by Carolanne Wright
November 12, 2012
enthusiastically believes if we want to see change in
the world, we need to be the change.
As a nutritionist,
natural foods chef and wellness coach, Carolanne has
encouraged others to embrace a healthy lifestyle of
organic living, gratefulness and joyful orientation
for over 13 years.
Through her website
www.Thrive-Living.net she looks forward to connecting
with other like-minded people from around the world who
share a similar vision.
Follow on Twitter at: www.twitter.com/Thrive_Living
Gluten intolerance has reached epidemic proportions - a staggering
40 percent of the U.S. population now suffers from it in one form or
another. Celiac disease alone strikes one in every 133 Americans.
Taking into account the fact that gluten
sensitivity has risen sharply over the last 20 years, researchers
and food safety advocates are looking at the role GMOs play in this
this dramatic spike.
of food intolerance
When a person has a sensitivity, the body believes the ingested food
is an 'invader' and embarks on a mission to destroy the irritating
Unfortunately, the microvilli in the
small intestine are harmed in the attack and leaky gut syndrome
develops. Because of this damage, the gut wall becomes overly
permeable and molecules of food are inappropriately digested.
These molecules then leach into the
bloodstream and the body responds with inflammation. Food
sensitivities and malabsorption issues soon follow.
This sets the stage for a spectrum of
disease from autism to irritable bowel syndrome to cancer.
gut lining linked with GMOs
Gluten is notoriously difficult to digest even under the best of
Because of this, it is a prime candidate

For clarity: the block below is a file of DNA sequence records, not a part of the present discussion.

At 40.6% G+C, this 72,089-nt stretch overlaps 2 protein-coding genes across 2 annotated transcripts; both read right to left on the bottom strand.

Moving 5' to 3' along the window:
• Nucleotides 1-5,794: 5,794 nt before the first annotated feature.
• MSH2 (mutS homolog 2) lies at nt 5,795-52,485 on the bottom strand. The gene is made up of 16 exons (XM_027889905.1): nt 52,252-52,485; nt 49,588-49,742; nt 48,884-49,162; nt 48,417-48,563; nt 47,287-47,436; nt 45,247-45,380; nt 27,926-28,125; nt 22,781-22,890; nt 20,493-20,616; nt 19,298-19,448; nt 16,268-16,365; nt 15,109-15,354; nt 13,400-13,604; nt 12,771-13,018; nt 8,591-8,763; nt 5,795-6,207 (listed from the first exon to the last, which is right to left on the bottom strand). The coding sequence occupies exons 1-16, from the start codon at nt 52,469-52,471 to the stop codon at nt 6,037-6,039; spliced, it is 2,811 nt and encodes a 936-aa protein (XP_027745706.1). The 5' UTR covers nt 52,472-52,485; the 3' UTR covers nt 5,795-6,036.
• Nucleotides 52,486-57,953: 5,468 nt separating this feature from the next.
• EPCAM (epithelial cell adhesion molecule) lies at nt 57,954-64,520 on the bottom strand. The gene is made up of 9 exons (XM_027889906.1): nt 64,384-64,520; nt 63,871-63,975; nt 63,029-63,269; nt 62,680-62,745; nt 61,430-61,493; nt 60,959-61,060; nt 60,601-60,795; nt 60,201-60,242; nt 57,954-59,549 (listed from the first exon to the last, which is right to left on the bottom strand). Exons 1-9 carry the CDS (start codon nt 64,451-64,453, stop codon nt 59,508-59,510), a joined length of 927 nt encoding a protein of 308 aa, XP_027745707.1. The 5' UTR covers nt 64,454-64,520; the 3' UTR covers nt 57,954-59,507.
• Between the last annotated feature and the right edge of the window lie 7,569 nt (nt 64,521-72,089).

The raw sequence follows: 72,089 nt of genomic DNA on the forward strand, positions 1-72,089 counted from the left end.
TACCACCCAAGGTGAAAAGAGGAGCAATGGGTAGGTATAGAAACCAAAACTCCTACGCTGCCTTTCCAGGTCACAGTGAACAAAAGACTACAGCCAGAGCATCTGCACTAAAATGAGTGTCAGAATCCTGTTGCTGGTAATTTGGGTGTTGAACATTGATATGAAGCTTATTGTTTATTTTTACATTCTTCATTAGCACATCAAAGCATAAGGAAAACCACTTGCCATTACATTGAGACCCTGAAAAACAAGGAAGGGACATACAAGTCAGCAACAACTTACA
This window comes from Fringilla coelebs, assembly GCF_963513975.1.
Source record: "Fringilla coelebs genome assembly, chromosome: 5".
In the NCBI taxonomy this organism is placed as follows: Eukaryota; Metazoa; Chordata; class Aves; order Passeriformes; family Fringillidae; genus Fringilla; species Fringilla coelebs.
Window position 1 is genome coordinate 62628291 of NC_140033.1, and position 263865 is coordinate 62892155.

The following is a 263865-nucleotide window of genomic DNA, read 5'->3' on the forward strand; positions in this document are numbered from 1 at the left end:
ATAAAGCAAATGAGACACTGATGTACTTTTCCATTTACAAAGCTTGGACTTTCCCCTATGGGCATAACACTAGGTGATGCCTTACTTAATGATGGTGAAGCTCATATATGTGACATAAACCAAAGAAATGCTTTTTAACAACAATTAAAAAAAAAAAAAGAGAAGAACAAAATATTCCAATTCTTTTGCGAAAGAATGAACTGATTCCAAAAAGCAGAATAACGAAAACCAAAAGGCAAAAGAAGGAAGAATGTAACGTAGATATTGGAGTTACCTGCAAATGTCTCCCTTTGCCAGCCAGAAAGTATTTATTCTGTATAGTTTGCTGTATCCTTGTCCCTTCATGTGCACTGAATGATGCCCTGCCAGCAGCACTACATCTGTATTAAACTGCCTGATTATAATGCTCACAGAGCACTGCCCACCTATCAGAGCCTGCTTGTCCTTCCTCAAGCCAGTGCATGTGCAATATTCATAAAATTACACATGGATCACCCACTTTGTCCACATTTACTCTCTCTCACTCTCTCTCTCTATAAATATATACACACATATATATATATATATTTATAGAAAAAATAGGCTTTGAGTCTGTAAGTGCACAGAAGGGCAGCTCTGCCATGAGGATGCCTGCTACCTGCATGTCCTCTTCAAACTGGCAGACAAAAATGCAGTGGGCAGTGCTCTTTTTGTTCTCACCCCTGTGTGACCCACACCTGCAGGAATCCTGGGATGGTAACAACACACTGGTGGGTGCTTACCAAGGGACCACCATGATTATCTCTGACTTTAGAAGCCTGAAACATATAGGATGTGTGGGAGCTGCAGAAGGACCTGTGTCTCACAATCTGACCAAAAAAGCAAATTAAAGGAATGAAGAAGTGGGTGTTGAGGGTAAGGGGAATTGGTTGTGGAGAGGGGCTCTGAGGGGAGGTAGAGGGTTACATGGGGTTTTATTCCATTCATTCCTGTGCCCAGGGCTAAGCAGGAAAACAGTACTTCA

for triggering a food intolerance - especially when the intestinal
wall has been compromised. While genetically modified wheat, rye and
barley have yet to make an appearance in the marketplace, several
other GM crops may be responsible for the dramatic rise in gluten
Jeffrey Smith's documentary Genetic
Roulette: The Gamble of Our Lives reveals how GMOs destroy the
digestive tract of mammals. Smith believes that the Bt toxin found
in genetically modified food actually creates holes in the gut
lining, leading to leaky gut syndrome.
This may explain why gluten intolerance
has become prevalent since GMOs were introduced into the food
How to heal
the gut from GMO damage
A good first step to healing leaky gut syndrome and subsequent
gluten sensitivities is to remove all genetically modified and
gluten foods from the diet.
Wheat, rye and barley are the primary
foods that contain gluten, but cross contamination during processing
is common with other grains like oats. Once the diet is purified,
adding probiotics, healthy fats and a few specific supplements will
help to rebuild and heal the digestive tract.
Leo Galland, MD and director of the Foundation for Integrated
Medicine recommends the following:
Epidermal Growth Factor (EGF) -
A polypeptide that heals damage in the small intestine.
Saccharomyces boulardii - A
beneficial yeast that helps to soothe gut tissues.
Glutamine - Assists in repairing
villous atrophy and minimizes the passage of toxins through
the intestinal wall.
Gamma-oryzanol - Repairs ulcers
in the intestinal tract.
Fiber, probiotics and essential
fatty acids have also been shown to encourage gut wall
With GMOs wreaking havoc on our
digestive systems, it's no wonder gluten intolerance is on the rise.
By taking active steps to clean up the
diet and heal the gut, this widespread malady can be conquered and
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Intolerance?" Jill Ettiger, Organic Authority. Retrieved on
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"GMOs cause Gluten
Disorders, Auto-immune and Neurological Diseases" Nicholas
Corrin, Friday Harbor Holistic Health, March 21, 2012.
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Baffles Celiac Disease Specialists" Christina Frangou,
Gastroenterology & Endoscopy News, Issue: October 2010.
Retrieved on November 5, 2012 from:
"Pocket K No. 38: Biotech
Wheat" ISAAA. Retrieved on November 6, 2012 from:
"How Common is Gluten
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"Bread and Baked Goods"
GMO Compass. Retrieved on November 6, 2012 from:
"Leaky Gut Syndromes:
Breaking The Vicious Cycle" Leo Galland, MD, Foundation for
Integrated Medicine. Retrieved on November 6, 2012 from:
"Do You Have Leaky Gut
Syndrome?" Leo Galland, MD, Huffpost Healthy Living,
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